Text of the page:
Giles County ends for-profit probation, waives debts

Friday, January 14, 2022, Vol. 46, No. 2

NASHVILLE (AP) — A Middle Tennessee county can no longer require misdemeanor probationers to pay the cost of their supervision under a consent decree signed by a federal judge on Thursday.

In addition to ending so-called "user-funded probation," Giles County agreed to waive all past debts for anyone with a misdemeanor conviction as of the signing of the decree. And the county agreed to recall all outstanding warrants for violations of misdemeanor probation.

The decree, signed by U.S. District Judge William Campbell Jr., settles a case filed in 2018 in federal court in Nashville. It accused Giles County and the for-profit probation companies it contracted with of using the threat of jail and longer probation to squeeze money out of indigent offenders.

The plaintiffs claimed their probation was so onerous that they sold possessions and diverted money needed for food, utilities, medicine and rent to pay the fees charged by the probation companies in addition to their court costs.

"Our lead plaintiff, Karen McNeil, lost her housing and slept in a tent because she was so afraid of arrest that she paid her probation fees instead of her rent," said Elizabeth Rossi, lead attorney for the plaintiffs and director of strategic initiatives at Civil Rights Corps. "It's hard to overestimate the stress and trauma of knowing that if you don't make this payment, you might to go to jail."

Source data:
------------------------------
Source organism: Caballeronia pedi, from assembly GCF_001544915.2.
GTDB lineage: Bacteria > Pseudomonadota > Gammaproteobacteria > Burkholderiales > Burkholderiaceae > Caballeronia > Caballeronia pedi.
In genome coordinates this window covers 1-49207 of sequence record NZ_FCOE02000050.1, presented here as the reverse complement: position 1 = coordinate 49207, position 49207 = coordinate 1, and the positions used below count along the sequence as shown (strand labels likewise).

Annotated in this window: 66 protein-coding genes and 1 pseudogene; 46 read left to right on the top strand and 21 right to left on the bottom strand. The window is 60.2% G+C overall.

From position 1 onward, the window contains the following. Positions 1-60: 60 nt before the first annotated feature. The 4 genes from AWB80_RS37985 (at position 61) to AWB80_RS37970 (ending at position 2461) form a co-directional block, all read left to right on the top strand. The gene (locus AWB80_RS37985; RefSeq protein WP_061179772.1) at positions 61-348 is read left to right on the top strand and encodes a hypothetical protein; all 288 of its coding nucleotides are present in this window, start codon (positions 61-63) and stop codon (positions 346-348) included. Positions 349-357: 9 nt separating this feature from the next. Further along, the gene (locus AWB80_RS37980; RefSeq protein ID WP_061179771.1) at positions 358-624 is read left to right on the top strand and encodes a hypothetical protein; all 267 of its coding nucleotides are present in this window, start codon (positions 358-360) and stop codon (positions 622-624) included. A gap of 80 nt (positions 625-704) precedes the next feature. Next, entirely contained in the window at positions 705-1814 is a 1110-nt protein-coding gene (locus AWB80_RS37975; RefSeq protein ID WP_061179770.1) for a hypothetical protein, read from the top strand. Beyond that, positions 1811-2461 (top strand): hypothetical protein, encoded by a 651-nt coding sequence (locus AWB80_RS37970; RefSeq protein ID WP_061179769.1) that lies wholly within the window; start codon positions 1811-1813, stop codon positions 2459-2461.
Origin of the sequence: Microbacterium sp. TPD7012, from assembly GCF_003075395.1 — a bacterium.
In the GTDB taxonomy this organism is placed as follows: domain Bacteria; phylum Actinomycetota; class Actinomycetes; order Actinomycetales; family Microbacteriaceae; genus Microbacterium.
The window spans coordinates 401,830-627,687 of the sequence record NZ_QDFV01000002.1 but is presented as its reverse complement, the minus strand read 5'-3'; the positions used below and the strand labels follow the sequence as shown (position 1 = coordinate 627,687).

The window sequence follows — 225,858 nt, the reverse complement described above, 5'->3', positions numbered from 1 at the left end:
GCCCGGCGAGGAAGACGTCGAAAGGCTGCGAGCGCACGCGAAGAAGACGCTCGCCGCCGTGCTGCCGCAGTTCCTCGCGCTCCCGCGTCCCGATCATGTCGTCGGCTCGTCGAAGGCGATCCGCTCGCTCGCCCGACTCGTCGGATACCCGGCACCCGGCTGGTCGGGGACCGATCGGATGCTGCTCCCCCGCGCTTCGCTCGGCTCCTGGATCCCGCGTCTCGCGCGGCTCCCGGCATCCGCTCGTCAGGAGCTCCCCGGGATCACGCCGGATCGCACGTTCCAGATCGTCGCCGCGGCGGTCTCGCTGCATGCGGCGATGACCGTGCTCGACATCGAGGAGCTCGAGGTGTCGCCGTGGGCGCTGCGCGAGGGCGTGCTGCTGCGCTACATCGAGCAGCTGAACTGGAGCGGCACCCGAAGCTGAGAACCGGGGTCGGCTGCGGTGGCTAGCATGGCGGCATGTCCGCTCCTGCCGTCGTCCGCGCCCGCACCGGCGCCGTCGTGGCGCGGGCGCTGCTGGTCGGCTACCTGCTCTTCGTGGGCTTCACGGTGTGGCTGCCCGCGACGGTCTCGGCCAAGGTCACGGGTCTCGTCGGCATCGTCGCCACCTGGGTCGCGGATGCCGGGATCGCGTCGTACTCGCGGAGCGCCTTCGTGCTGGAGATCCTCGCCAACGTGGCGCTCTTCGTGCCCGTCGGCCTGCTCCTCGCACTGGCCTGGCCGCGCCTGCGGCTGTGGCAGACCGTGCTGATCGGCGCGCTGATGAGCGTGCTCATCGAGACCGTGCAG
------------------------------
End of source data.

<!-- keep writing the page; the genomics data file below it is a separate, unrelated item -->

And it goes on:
Rossi said the waiver of past debts should clear the way for people to get drivers licenses reinstated in cases where they were revoked for a failure to pay court-related fees.

After Giles County recalls all misdemeanor warrants, it has 30 days to reassess and reissue any it chooses under the terms of the consent decree. That includes a new system for determining who can and can't afford to pay court-related costs. The county can no longer collect fees from indigent probationers. The decree also prohibits the county from jailing misdemeanor offenders who violate probation unless they first have a hearing before a judge who determines that detention is necessary.

Giles County agreed to pay $2 million to settle the lawsuit. The money will be split between the named plaintiffs, their attorneys, and other misdemeanor offenders who were on probation in Giles County during the period covered by the suit.

A separate aspect of the lawsuit challenged the practice of charging a predetermined bail amount to misdemeanor offenders arrested for probation violations. The predetermined bail did not take into account whether an offender was indigent. In 2019, Campbell ordered the Giles County sheriff to stop jailing people simply because they could not afford bail.

In his ruling, Campbell cited the case of a man who was held for 22 days before his first in-court appearance because he could not afford a $500 cash bond. Another person was detained 21 days when he could not afford a $210 cash bond. The 6th U.S. Circuit Court of Appeals later affirmed Campbell's decision.